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The Anchorman
04-07-2008, 01:36 PM
Has this happened to any one ever, Green I mean Green.

I used honey in the cure, it was unpasterized honey!

can this just be cut out or should I throw it out?

YankeeBBQ
04-07-2008, 02:50 PM
Has this happened to any one ever, Green I mean Green.

I used honey in the cure, it was unpasterized honey!

can this just be cut out or should I throw it out?


10. What causes grayish or green color on cured meats?
Exposure to light and oxygen causes oxidation to take place, which causes the breaking down of color pigments formed during the curing process. Chemicals in the cure and oxygen, as well as energy from ultraviolet and visible light, contribute to both the chemical breakdown and microbial spoilage of the product. Cure, such as nitrite, chemically changes the color of muscle. Curing solutions are colored in order to distinguish them from other ingredients (such as sugar or salt) used in fresh and cured meat products. For example, cured raw pork is gray, but cured cooked pork (e.g., ham) is light pink.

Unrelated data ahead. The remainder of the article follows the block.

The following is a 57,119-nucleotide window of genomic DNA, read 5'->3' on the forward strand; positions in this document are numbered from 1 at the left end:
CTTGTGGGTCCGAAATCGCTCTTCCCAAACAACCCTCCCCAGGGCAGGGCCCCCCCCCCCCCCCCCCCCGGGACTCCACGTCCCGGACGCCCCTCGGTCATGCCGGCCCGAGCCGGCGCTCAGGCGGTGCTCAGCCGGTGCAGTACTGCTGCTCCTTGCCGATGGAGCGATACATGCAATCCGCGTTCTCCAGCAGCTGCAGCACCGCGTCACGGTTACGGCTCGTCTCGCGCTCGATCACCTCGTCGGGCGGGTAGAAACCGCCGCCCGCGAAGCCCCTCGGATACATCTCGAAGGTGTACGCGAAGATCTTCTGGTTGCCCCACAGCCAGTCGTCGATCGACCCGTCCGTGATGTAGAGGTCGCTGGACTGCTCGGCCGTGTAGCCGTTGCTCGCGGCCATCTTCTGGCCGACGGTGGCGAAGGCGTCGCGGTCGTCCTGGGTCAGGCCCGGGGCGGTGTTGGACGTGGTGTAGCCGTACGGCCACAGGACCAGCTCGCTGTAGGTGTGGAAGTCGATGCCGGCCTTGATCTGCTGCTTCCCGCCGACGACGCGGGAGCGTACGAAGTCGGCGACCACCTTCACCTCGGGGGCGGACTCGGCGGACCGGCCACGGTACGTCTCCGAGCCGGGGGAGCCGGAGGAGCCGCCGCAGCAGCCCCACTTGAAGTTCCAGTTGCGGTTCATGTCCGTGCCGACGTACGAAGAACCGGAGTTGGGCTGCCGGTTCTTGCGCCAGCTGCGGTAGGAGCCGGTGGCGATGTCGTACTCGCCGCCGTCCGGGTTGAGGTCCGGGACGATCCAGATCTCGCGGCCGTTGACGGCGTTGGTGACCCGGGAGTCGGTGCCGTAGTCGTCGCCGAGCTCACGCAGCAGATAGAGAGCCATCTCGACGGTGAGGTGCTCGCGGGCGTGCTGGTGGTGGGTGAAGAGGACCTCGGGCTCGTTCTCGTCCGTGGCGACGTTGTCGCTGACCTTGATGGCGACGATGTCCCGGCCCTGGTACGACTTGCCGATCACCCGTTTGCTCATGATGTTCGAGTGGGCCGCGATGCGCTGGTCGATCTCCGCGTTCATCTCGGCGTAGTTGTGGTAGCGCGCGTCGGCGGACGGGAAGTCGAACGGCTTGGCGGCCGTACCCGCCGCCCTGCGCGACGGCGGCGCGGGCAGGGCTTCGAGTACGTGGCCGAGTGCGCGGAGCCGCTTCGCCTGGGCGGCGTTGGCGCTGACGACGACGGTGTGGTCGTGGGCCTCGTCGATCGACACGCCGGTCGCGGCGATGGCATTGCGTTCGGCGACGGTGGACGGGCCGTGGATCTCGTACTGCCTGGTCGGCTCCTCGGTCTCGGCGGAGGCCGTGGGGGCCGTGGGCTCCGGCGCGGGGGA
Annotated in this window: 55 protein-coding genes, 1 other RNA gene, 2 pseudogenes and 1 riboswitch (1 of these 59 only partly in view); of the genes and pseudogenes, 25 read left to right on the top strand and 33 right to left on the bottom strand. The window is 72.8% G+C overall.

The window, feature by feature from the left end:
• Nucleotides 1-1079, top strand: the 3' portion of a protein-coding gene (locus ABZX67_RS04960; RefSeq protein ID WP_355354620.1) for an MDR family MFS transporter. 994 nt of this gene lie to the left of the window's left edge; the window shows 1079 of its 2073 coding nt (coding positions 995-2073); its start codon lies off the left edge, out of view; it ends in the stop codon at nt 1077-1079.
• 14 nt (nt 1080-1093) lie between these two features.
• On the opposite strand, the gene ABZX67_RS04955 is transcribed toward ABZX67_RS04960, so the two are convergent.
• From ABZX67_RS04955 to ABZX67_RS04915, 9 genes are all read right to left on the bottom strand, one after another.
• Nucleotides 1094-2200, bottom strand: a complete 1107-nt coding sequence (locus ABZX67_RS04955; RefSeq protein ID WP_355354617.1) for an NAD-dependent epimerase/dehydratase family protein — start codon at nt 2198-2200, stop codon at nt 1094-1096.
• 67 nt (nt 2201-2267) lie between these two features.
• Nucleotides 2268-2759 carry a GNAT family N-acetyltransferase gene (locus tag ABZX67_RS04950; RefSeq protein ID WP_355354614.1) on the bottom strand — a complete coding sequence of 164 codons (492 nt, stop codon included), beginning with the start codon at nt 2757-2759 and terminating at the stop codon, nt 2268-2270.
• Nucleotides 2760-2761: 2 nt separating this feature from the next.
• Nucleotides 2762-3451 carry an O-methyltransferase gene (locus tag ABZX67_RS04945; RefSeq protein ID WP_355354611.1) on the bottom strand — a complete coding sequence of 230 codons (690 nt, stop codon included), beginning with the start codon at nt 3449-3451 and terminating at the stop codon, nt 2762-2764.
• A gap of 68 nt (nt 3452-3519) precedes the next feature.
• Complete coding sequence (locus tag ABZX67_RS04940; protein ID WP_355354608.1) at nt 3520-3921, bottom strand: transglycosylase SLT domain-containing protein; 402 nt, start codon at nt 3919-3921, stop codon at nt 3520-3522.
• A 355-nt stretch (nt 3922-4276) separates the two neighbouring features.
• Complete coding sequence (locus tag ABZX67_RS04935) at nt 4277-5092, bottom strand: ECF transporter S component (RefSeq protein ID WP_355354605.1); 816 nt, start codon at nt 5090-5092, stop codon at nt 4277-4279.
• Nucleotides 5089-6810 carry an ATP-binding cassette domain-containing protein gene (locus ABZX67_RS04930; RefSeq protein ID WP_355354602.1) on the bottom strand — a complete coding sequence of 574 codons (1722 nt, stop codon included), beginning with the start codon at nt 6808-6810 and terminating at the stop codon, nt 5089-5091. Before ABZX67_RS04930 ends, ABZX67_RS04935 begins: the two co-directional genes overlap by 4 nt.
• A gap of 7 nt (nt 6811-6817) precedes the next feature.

From http://www.fsis.usda.gov/Fact_sheets/Color_of_Meat_&_Poultry/index.asp

The Anchorman
04-07-2008, 02:58 PM
Thanks Steve, but this is still in the curing process. Not even smoked yet?

Rockaway BeachBQ
04-07-2008, 06:55 PM
Will it wipe off with a rag soaked in Brine (1/4C salt in 1 qt. water)? Otherwise I would be safe and pitch it. Sounds like you introduced a mold with the honey.

The Anchorman
04-08-2008, 01:53 PM
Well I got rid of the bacon, pretty expensive mistake. But next time I will use maple syrup not Honey.

Yakfishingfool
04-08-2008, 02:30 PM
Just get pasteurized honey. Good move though, would have done the same. Scott

ihbobry
04-09-2008, 08:20 AM
I'm curious as to why you think pasteurized honey would make a difference? I don't even know why you would pasteurize honey. Honey has an indeterminable shelf life if kept with even minimal care. The only danger to anyone in general are the endospores, and those are dangerous only to infants whose immune system/digestive tract has not fully developed.

The mold was encouraged by the sugar content perhaps; maple syrup would have been much the same, no? The mold most likely came from somewhere else. You weren't dipping your fingers in the honey before hand were you Ray? :grin: